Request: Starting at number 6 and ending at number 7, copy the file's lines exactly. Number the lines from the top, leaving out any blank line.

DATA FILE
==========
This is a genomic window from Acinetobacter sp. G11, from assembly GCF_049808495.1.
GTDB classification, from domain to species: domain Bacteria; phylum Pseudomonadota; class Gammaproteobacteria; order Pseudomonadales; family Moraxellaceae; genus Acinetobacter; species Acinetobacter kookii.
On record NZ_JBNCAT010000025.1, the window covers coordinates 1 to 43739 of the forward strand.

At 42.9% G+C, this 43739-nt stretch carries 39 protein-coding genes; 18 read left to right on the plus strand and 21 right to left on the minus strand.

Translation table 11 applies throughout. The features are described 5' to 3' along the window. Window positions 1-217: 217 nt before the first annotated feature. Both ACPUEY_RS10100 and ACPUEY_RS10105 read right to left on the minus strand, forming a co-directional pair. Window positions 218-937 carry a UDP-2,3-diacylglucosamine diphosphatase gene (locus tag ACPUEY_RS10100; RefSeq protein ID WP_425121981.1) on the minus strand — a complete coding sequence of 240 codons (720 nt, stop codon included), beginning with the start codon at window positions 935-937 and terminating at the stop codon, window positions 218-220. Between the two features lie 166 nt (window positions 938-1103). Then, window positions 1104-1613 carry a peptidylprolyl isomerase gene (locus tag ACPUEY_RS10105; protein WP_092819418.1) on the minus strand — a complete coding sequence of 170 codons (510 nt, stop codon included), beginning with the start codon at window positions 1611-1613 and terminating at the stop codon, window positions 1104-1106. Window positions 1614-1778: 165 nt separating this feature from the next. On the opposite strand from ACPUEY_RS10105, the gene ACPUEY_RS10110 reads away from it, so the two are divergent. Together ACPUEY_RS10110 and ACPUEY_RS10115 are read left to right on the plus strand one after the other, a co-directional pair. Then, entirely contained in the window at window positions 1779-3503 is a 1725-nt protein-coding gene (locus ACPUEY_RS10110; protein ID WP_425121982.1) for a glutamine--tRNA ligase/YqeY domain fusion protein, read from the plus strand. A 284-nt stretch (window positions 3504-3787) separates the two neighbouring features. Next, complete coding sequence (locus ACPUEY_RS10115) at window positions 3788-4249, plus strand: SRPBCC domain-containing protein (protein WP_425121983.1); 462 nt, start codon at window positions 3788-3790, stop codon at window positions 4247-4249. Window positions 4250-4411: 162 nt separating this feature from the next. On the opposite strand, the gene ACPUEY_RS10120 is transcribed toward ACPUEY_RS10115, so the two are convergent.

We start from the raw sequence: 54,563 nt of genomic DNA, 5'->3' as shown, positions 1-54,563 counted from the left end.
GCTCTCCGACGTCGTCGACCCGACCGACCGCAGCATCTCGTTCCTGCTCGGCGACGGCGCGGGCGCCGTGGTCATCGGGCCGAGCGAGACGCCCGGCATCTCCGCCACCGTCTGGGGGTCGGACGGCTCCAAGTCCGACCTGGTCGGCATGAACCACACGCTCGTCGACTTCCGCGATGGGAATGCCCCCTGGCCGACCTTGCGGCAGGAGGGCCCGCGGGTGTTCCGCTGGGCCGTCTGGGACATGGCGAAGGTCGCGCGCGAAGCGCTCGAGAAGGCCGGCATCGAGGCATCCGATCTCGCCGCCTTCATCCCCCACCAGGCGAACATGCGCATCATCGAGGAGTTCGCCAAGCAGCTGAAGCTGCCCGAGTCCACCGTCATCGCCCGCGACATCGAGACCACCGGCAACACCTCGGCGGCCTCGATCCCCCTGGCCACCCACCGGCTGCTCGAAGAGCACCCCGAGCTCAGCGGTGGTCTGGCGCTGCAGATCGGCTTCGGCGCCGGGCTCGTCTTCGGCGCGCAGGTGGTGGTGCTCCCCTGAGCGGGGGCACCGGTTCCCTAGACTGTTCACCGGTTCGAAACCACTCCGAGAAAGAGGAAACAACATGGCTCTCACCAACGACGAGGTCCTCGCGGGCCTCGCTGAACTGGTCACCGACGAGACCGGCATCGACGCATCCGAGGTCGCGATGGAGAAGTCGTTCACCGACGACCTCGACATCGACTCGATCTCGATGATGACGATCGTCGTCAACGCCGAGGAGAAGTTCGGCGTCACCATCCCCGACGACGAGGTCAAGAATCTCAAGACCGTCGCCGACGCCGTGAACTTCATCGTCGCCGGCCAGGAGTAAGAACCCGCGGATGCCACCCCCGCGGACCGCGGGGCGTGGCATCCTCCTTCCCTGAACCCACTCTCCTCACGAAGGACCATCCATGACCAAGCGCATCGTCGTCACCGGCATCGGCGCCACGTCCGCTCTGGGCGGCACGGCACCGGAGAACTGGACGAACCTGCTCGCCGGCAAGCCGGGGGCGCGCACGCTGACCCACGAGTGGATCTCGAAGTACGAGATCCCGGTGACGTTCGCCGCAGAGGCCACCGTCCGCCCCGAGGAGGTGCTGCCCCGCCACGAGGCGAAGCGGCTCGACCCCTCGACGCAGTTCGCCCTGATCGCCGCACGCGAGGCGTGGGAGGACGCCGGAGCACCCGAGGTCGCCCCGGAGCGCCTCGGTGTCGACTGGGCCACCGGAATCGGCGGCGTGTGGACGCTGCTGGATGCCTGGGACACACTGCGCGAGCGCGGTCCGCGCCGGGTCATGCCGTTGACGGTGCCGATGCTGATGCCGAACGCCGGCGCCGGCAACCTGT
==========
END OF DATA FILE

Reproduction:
We start from the raw sequence: 54,563 nt of genomic DNA, 5'->3' as shown, positions 1-54,563 counted from the left end.
GCTCTCCGACGTCGTCGACCCGACCGACCGCAGCATCTCGTTCCTGCTCGGCGACGGCGCGGGCGCCGTGGTCATCGGGCCGAGCGAGACGCCCGGCATCTCCGCCACCGTCTGGGGGTCGGACGGCTCCAAGTCCGACCTGGTCGGCATGAACCACACGCTCGTCGACTTCCGCGATGGGAATGCCCCCTGGCCGACCTTGCGGCAGGAGGGCCCGCGGGTGTTCCGCTGGGCCGTCTGGGACATGGCGAAGGTCGCGCGCGAAGCGCTCGAGAAGGCCGGCATCGAGGCATCCGATCTCGCCGCCTTCATCCCCCACCAGGCGAACATGCGCATCATCGAGGAGTTCGCCAAGCAGCTGAAGCTGCCCGAGTCCACCGTCATCGCCCGCGACATCGAGACCACCGGCAACACCTCGGCGGCCTCGATCCCCCTGGCCACCCACCGGCTGCTCGAAGAGCACCCCGAGCTCAGCGGTGGTCTGGCGCTGCAGATCGGCTTCGGCGCCGGGCTCGTCTTCGGCGCGCAGGTGGTGGTGCTCCCCTGAGCGGGGGCACCGGTTCCCTAGACTGTTCACCGGTTCGAAACCACTCCGAGAAAGAGGAAACAACATGGCTCTCACCAACGACGAGGTCCTCGCGGGCCTCGCTGAACTGGTCACCGACGAGACCGGCATCGACGCATCCGAGGTCGCGATGGAGAAGTCGTTCACCGACGACCTCGACATCGACTCGATCTCGATGATGACGATCGTCGTCAACGCCGAGGAGAAGTTCGGCGTCACCATCCCCGACGACGAGGTCAAGAATCTCAAGACCGTCGCCGACGCCGTGAACTTCATCGTCGCCGGCCAGGAGTAAGAACCCGCGGATGCCACCCCCGCGGACCGCGGGGCGTGGCATCCTCCTTCCCTGAACCCACTCTCCTCACGAAGGACCATCCATGACCAAGCGCATCGTCGTCACCGGCATCGGCGCCACGTCCGCTCTGGGCGGCACGGCACCGGAGAACTGGACGAACCTGCTCGCCGGCAAGCCGGGGGCGCGCACGCTGACCCACGAGTGGATCTCGAAGTACGAGATCCCGGTGACGTTCGCCGCAGAGGCCACCGTCCGCCCCGAGGAGGTGCTGCCCCGCCACGAGGCGAAGCGGCTCGACCCCTCGACGCAGTTCGCCCTGATCGCCGCACGCGAGGCGTGGGAGGACGCCGGAGCACCCGAGGTCGCCCCGGAGCGCCTCGGTGTCGACTGGGCCACCGGAATCGGCGGCGTGTGGACGCTGCTGGATGCCTGGGACACACTGCGCGAGCGCGGTCCGCGCCGGGTCATGCCGTTGACGGTGCCGATGCTGATGCCGAACGCCGGCGCCGGCAACCTGT